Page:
MRI scan volumes will be increased by extending operating hours for MRI machines, so more patients can be served each day. This means that some patients will be scheduled to receive their scans during evening or night-time hours. Health authorities may also contract private facilities to perform additional procedures.

British Columbia’s strong economic growth and fiscal discipline have enabled government to return a dividend to British Columbians by investing to further improve patient access throughout B.C. Over the past decade, B.C. has acquired 16 new MRI scanners for hospitals, for a total of 25 – a 178% increase. This has helped B.C. significantly increase the number of MRIs done in the public system over the past 10 years from 67,030 in 2004-05 to over 143,000 in 2014-15.

Health authorities will also provide more evidence-based guidance to physicians to ensure they order the best type of scan to meet each patient’s specific medical needs. MRI scans are important diagnostic tools; however different types of medical imaging can be used to diagnose certain conditions. In some cases, an x-ray, ultrasound, Computed tomography (CT) or Positron Emission Tomography (PET) scan may be more appropriate.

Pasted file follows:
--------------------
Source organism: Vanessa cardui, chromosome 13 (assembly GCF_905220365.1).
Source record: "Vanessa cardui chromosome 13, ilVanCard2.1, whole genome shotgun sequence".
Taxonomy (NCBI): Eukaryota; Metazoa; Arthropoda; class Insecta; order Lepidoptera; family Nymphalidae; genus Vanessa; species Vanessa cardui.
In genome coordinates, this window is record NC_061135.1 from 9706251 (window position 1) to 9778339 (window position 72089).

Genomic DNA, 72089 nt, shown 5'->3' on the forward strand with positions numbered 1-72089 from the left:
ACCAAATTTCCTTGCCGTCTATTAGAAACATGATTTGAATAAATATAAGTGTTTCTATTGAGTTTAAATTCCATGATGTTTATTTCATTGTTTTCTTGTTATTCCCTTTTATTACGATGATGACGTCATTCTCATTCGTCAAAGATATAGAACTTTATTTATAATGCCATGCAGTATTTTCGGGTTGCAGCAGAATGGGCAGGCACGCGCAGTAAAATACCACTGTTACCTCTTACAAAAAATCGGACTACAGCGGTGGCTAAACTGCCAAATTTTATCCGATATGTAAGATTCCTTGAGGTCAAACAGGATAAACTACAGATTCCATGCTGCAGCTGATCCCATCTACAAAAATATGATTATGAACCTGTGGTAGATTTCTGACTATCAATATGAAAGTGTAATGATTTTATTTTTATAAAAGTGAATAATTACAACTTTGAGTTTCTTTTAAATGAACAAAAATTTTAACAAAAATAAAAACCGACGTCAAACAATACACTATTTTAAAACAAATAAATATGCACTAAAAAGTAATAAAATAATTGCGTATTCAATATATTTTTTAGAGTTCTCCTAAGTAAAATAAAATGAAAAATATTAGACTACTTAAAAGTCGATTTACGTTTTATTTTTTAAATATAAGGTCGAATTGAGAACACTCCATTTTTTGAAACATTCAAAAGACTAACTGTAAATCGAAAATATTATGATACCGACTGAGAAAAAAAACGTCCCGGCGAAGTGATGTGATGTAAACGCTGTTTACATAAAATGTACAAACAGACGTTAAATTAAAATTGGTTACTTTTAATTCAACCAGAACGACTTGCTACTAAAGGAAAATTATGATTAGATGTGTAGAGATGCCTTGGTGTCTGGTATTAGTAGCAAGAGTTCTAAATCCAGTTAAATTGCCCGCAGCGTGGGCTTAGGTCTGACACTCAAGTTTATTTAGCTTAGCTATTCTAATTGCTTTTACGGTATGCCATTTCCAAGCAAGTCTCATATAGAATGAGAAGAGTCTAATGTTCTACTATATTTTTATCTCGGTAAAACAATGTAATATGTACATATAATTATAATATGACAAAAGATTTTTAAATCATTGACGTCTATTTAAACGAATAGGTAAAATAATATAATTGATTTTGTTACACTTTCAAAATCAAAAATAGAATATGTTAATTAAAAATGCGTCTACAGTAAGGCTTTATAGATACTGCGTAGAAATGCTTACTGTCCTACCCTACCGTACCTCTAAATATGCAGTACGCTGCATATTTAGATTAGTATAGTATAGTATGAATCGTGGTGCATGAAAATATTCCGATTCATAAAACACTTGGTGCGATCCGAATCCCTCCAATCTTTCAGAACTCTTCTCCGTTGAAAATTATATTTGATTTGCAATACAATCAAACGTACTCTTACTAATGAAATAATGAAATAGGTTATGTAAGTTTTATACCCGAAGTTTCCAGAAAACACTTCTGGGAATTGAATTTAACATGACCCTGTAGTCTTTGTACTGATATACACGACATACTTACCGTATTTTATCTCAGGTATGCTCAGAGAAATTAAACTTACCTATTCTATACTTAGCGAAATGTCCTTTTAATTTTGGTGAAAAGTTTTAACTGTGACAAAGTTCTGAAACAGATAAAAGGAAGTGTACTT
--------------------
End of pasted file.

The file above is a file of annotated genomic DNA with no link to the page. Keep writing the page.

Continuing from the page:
Ensuring the right advanced imaging service is provided to British Columbians in a timely fashion will help manage wait lists and provide for smarter, more effective service at the patient level. Today’s announcement supports government’s priority of timely and appropriate access to needed health services through a truly integrated health care system that works for patients.

Magnetic resonance imaging (MRI) is a safe and painless test that uses a magnetic field and radio waves to produce detailed pictures of the body’s organs and structures. MRIs are used to diagnose a number of medical conditions, including abnormalities of the brain, as well as tumours, cysts and soft-tissue injuries in other parts of the body.

The $700 billion man just got hired by the Fed

By Patrick Gillespie   @CNNMoney

Neel Kashkari, who oversaw the U.S. government’s $700 billion bailout of big banks, was named president of the Minneapolis Federal Reserve on Tuesday.